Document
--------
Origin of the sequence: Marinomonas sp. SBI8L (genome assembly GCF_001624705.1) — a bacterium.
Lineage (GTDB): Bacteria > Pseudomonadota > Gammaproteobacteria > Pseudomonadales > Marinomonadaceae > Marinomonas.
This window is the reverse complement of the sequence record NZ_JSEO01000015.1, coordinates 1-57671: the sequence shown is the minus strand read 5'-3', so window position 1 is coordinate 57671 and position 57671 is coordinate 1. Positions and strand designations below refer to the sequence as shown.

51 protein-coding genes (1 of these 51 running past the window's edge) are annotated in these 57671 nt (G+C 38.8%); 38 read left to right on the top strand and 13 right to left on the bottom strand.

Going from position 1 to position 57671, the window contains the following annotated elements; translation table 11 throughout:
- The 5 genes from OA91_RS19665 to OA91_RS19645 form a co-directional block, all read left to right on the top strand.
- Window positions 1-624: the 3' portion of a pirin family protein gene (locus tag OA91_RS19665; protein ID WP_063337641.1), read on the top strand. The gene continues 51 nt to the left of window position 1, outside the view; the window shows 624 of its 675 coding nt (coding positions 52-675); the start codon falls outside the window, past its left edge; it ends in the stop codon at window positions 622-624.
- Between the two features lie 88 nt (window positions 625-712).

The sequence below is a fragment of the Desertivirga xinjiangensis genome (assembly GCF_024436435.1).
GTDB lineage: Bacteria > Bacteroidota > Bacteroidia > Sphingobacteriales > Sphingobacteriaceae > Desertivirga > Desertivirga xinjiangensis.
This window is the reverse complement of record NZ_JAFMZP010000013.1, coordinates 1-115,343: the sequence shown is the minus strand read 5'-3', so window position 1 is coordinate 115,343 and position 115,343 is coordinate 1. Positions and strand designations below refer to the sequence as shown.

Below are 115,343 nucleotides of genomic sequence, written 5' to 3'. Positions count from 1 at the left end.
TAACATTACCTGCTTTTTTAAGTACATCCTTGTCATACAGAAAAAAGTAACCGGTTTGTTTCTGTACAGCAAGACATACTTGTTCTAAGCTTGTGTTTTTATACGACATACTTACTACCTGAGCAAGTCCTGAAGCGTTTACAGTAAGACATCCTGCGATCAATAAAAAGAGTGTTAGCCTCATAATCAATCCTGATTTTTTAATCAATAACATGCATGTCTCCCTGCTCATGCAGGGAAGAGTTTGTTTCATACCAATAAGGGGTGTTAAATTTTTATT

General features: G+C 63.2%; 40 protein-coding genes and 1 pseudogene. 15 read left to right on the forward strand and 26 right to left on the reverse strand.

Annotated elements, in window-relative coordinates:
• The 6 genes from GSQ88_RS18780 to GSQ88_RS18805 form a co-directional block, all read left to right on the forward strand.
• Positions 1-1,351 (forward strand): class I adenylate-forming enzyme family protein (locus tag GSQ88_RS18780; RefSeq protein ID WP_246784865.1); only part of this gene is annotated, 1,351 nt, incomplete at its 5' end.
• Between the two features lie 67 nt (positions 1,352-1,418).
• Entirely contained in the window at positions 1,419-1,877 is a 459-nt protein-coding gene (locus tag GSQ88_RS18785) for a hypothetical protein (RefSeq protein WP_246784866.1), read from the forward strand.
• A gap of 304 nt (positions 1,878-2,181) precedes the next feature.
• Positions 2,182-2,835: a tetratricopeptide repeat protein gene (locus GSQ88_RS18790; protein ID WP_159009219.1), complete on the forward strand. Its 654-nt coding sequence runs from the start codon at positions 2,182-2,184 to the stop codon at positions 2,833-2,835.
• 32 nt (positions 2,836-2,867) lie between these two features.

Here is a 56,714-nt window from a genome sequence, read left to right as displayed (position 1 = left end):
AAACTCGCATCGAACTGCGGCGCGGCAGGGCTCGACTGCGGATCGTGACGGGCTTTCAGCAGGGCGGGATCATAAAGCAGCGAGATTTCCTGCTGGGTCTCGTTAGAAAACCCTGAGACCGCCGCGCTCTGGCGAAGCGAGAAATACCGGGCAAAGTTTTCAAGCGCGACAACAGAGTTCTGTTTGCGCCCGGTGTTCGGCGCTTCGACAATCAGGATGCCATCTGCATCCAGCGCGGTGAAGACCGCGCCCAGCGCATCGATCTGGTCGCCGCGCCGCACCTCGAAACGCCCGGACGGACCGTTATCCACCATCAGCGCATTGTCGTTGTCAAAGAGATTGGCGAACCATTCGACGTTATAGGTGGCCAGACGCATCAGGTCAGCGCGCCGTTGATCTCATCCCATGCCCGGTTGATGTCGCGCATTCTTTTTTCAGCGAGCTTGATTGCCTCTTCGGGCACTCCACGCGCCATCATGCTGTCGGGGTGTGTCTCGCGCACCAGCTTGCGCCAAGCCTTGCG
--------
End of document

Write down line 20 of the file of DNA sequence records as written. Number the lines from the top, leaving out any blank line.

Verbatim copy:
• A gap of 304 nt (positions 1,878-2,181) precedes the next feature.